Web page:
Homebuilders last year had their busiest year since 2007, as construction expanded. That stands in contrast to six years ago when, even though more permits were issued, housing here was slumping amid a national housing bust.
Final figures from the Central Oklahoma Home Builders Association show 4,684 building permits issued in 2012 in Oklahoma City, Edmond, Midwest City, Moore and Norman — a 31 percent increase compared with 2011 and the most since 2007.
Oklahoma City permits were up 33 percent, Edmond's were up 52 percent, Midwest City's were up 26 percent and Norman's were up 16 percent. Only Moore's were down — 4.4 percent — but builders said Moore didn't suffer the slowdown as much as the rest of the metro area and so had less to make up.
“We finished up with a strong December and ended the year with one of the best year-to-year increases in quite some time,” said Kurt Dinnes, co-owner of Sun Custom Homes and president of the association.
Buyers are back
Would-be homebuyers are back in the market after sitting out a prolonged period of economic uncertainty, including tightened post-crash and post-recession lending standards that have left many unable to take advantage of loan rates of a lifetime. The average interest paid for a mortgage here in December was just 3.52 percent, according to the Oklahoma City Metro Association of Realtors.
“What has happened is there's been a pent-up demand,” said Mustang developer Robert Crout, who is 2013 president of the builders group. “The consumer has been confused,” he said, by economic doubt and political wrangling at the federal level. “Finally, they decided, ‘We have to have a place to live and we want to go forward with our building plans,'” Crout said.
Ideal Homes of Norman had its third best year ever in 2012, said Steve Shoemaker, director of marketing.
“The fourth quarter alone was the fourth-largest quarter in company history,” Shoemaker said. “The increase is nice, but the consistency is the most welcome attribute of the current market. All the things we track about the market seem healthy. We feel really good and well positioned right now.”
Overheard in Vegas
The situation in Oklahoma City contrasts with what metro-area builders heard this week at the International Builders Show in Las Vegas. The show is the largest annual convention of homebuilders, suppliers and service providers.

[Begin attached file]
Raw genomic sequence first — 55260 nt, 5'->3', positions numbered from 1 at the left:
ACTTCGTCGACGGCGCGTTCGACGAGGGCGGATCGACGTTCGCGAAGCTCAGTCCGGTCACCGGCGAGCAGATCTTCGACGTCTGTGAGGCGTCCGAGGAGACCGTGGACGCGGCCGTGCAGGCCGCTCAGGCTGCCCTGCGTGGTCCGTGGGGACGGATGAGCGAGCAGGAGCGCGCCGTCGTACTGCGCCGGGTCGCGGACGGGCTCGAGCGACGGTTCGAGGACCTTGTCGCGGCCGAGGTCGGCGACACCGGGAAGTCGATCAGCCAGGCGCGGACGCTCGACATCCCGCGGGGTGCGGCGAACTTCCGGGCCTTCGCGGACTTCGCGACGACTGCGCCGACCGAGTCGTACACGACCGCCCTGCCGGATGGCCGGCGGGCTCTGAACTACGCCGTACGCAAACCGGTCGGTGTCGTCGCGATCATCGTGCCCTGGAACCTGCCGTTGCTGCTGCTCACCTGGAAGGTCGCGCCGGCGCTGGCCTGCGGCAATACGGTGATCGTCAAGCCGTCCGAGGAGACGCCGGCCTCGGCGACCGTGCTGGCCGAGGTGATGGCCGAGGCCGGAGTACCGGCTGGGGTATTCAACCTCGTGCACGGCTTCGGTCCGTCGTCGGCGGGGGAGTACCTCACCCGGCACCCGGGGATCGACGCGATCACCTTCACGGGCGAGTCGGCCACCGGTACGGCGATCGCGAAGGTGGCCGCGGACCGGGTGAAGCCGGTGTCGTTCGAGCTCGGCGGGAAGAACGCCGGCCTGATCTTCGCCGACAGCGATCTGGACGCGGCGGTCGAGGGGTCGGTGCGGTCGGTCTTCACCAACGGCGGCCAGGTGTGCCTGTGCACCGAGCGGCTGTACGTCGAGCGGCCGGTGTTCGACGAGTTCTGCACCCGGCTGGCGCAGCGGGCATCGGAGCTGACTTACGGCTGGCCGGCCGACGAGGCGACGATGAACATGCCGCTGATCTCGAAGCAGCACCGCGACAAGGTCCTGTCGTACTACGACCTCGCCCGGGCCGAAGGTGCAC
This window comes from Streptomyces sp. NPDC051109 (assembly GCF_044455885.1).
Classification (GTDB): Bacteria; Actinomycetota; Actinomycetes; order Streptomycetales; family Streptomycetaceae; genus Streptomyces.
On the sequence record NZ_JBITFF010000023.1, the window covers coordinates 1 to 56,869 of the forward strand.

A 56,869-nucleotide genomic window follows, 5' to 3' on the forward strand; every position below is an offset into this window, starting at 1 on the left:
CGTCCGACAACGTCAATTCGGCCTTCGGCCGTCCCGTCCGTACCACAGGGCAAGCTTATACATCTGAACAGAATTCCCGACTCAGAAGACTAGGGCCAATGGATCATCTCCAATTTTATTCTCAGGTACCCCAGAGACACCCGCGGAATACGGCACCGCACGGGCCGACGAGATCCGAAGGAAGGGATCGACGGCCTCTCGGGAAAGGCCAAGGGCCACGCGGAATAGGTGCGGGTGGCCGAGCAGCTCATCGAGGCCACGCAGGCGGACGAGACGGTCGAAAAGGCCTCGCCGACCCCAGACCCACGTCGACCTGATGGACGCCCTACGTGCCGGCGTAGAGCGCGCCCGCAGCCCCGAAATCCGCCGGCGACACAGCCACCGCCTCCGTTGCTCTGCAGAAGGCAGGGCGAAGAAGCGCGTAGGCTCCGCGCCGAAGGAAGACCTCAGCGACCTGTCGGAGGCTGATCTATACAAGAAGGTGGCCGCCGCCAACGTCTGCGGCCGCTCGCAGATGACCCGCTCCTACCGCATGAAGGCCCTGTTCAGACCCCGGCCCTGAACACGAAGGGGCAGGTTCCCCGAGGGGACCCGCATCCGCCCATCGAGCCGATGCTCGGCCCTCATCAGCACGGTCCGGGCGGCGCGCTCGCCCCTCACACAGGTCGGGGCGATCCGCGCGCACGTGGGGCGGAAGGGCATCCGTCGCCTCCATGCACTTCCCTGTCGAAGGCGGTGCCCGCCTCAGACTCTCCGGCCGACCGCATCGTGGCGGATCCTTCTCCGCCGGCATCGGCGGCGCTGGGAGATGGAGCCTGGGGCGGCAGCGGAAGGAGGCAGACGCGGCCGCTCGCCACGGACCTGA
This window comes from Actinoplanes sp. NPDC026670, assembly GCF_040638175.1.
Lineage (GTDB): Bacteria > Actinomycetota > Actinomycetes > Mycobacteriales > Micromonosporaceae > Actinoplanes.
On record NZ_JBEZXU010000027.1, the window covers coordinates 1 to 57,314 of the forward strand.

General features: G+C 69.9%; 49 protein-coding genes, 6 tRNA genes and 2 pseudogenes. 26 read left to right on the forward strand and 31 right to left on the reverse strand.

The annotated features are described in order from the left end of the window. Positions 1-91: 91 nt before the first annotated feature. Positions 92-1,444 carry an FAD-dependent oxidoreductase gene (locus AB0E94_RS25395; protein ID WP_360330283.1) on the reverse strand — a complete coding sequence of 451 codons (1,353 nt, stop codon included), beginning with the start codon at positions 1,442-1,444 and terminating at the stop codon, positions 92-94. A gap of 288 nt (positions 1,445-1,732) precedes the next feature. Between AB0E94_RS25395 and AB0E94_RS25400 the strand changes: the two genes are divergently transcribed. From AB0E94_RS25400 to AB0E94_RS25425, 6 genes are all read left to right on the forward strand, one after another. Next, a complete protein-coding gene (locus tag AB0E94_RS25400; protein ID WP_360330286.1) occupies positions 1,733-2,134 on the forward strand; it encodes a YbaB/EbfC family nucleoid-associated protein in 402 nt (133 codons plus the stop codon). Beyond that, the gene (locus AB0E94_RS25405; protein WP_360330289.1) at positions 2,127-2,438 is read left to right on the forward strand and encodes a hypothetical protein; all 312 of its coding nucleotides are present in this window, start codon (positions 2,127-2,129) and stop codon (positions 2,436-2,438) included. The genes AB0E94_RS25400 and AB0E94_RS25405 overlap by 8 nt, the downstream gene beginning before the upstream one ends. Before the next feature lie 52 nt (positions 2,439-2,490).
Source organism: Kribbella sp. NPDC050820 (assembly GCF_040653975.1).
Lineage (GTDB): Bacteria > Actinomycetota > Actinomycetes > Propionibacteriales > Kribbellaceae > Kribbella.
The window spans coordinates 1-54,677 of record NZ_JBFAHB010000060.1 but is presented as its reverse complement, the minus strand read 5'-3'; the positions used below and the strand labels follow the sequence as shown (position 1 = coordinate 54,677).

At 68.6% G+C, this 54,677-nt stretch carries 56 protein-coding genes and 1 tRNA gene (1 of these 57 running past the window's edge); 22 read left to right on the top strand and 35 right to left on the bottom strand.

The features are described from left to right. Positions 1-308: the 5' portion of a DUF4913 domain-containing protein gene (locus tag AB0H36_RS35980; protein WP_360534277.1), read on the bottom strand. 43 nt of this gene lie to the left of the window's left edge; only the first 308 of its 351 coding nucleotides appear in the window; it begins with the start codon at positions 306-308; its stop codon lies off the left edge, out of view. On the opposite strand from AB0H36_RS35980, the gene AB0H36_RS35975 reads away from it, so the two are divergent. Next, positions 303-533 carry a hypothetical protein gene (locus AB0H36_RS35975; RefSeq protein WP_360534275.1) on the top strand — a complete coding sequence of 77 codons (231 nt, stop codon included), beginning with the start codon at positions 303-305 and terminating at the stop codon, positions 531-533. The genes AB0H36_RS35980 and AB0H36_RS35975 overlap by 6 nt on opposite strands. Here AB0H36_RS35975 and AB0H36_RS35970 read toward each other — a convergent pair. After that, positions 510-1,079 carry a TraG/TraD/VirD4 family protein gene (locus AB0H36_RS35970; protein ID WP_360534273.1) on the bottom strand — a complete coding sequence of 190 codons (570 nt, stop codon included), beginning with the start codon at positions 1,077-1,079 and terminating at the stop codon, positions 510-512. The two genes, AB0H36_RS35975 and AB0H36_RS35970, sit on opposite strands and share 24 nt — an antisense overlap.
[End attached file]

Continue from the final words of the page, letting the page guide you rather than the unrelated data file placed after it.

“What I've heard at the convention is not the same at all,” Crout said. “A lot of the things I've heard are, ‘Well, it's not getting worse as fast,' and a few are saying, ‘Well, we've bottomed out.' Some say they're seeing some uptick.”
Dinnes, also at the show, said he found the mood mixed among builders.
“Most parts of the country are showing positive signs with respect to new housing starts. Most (homebuilders associations) and (the National Association of Home Builders) are recognizing that the homebuilding downturn has turned the corner and there is cautious optimism by most. Once again Oklahoma as a whole, especially Oklahoma City, remains one of the leaders in the homebuilding recovery around the nation.”
Shoemaker said he heard some consumer research at the show that frames housing's near future.
“Eighty percent of people think it's a good time to buy a home — but a large portion of first-time buyers are not confident that they can afford a home. So, ‘Yes, it's a good time to buy, but I'm not sure I can.' That's something to watch. Looks like buyer education will become a bigger part of the sales process with first-time buyers,” he said.
Shoemaker said Ideal Homes, one of the biggest builders in the Oklahoma City area, has been trying to woo buyers with details. He pointed to Ideal's Red Canyon Ranch in Norman and Valencia in northwest Oklahoma City, the builder's top-selling neighborhoods, as examples.
“Our biggest change has been the level of customization we are providing buyers. We've revamped our entire product development and design center process to accommodate buyer expectations,” he said. “We've also placed a huge emphasis on our neighborhood development and amenities. People decide where they want to live before they decide what they want to live in. So we're incorporating a lot open space, parks, splash pads and so on.”